Index of immaterial architectures

 

Herzog and De Meuron

Natural History

Exhibiting Herzog and De Meuron

We are not out to fill the exhibition space in the usual manner and to adorn it with records of our architectonic work. Exhibitions of that kind just bore us, since their didactic value would be conveying false information regarding our architecture. People imagine that they can follow the process, from the sketch to the final, photographed work, but in reality nothing has really been understood, all that has happened is that records of an architectural reality have been added together.

 

My studio is a piece of architecture that is silent. The things of which it is made say all and at the same time nothing. Its strength lies in its demanding silence. A stern silence in order to permit works to occur. I imagine that a painting by Newman could be hung there.

 

The arrival of Beuys in a world that was gradually falling asleep amidst minimalism generated a kind of confusion that was truly excellent for opening up the mind. Comfort vanished, driven away by subversive complexity.

 

Speculative architecture

On the aesthetics of Herzog and De Meuron

 

Without opposition nothing is revealed,

no image appears in a clear mirror

if one side is not darkened

Jacob Bohme, De tribus principii (1619)

 

Reflections on a photographic medium

Memorial to the Unknown Photographer

Thomas Ruff's Newspaper Photos

Valeria Liebermann

 

Working Collages

Karl Blossfeldt

 

Anti Object

We are composed of matter and live in the midst of matter. Our objective should not be to renounce matter, but to search for a form of matter other than objects. What that form is called architecture, gardens, technology is not important.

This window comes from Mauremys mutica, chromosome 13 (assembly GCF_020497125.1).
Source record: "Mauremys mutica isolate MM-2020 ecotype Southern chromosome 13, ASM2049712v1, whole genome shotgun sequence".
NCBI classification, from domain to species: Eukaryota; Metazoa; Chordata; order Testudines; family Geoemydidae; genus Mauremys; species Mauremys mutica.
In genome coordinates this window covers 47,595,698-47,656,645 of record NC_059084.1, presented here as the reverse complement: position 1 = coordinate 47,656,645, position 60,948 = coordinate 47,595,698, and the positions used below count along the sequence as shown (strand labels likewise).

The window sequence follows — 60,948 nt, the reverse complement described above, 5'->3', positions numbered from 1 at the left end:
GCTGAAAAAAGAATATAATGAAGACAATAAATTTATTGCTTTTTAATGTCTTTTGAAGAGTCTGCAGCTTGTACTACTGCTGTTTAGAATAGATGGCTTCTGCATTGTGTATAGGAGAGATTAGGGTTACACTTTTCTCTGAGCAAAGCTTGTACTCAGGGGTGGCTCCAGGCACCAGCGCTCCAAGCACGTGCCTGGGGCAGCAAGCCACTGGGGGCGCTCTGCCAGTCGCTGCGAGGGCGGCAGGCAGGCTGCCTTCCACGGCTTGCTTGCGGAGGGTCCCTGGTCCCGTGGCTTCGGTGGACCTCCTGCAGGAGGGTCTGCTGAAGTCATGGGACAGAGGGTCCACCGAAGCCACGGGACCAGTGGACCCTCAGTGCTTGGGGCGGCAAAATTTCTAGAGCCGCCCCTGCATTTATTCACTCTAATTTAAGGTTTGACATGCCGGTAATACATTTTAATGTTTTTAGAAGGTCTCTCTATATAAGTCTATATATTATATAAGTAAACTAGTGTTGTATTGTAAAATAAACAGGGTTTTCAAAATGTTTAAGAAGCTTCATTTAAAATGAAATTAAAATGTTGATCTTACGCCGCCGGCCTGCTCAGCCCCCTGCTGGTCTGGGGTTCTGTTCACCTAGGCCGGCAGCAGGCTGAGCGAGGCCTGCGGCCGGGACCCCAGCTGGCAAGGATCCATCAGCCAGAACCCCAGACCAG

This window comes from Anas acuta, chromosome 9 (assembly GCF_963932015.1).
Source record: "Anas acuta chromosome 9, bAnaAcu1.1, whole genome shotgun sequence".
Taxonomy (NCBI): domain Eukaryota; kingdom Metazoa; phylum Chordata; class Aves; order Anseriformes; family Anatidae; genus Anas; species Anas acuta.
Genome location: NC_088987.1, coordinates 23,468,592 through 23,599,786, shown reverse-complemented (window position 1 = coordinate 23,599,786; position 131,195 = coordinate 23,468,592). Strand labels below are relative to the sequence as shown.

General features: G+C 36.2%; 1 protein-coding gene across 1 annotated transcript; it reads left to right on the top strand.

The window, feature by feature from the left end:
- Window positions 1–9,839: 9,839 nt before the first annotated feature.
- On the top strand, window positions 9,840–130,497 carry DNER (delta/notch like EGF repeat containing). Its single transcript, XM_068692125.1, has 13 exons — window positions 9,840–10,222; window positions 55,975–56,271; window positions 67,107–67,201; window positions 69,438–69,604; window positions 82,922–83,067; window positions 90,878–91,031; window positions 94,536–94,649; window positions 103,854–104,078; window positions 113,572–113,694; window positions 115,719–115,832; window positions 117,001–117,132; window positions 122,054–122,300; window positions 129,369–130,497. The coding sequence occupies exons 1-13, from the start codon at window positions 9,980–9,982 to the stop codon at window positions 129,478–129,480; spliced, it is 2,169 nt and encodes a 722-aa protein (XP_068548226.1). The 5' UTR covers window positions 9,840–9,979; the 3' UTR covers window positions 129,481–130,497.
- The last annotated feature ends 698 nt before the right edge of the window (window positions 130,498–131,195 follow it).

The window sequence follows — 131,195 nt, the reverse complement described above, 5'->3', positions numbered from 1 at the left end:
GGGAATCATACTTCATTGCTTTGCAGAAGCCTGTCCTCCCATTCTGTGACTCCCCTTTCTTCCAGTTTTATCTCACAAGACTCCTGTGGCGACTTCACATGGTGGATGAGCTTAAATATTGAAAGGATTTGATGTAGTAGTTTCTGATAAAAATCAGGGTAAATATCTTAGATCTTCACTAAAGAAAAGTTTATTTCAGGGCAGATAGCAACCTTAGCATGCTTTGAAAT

Kengo Kuma

   

The “Smart Flexibility: Advanced Materials and Technologies” exhibition is the result of the ongoing technological surveillance task of Materfad, the Materials Centre of Barcelona. Materfad seeks to explore the current capabilities provided by certain structures and materials to raise awareness and adapt architecture to its environment.

 

These contemporary works and projects associated with materials, sensitive systems and articulated mediums allow us to imagine the functionalities that can be made available, from smart and flexible architecture to a reactive garment.

The harvesting of wind and solar power, electrical and thermal energy generation, perception and adaptation to climatic conditions, to acoustics and the lighting environment, user detection and modification of the space according to a person’s body, movements or even emotions are the challenges of tomorrow’s spaces and are thus the guidelines of this exhibition.

The “Smart Flexibility: Advanced Materials and Technologies” exhibition is the result of the ongoing technological surveillance task of Materfad, the Materials Centre of Barcelona. Materfad seeks to explore the current capabilities provided by certain structures and materials to raise awareness and adapt architecture to its environment.

 

These contemporary works and projects associated with materials, sensitive systems and articulated mediums allow us to imagine the functionalities that can be made available, from smart and flexible architecture to a reactive garment.

The harvesting of wind and solar power, electrical and thermal energy generation, perception and adaptation to climatic conditions, to acoustics and the lighting environment, user detection and modification of the space according to a person’s body, movements or even emotions are the challenges of tomorrow’s spaces and are thus the guidelines of this exhibition.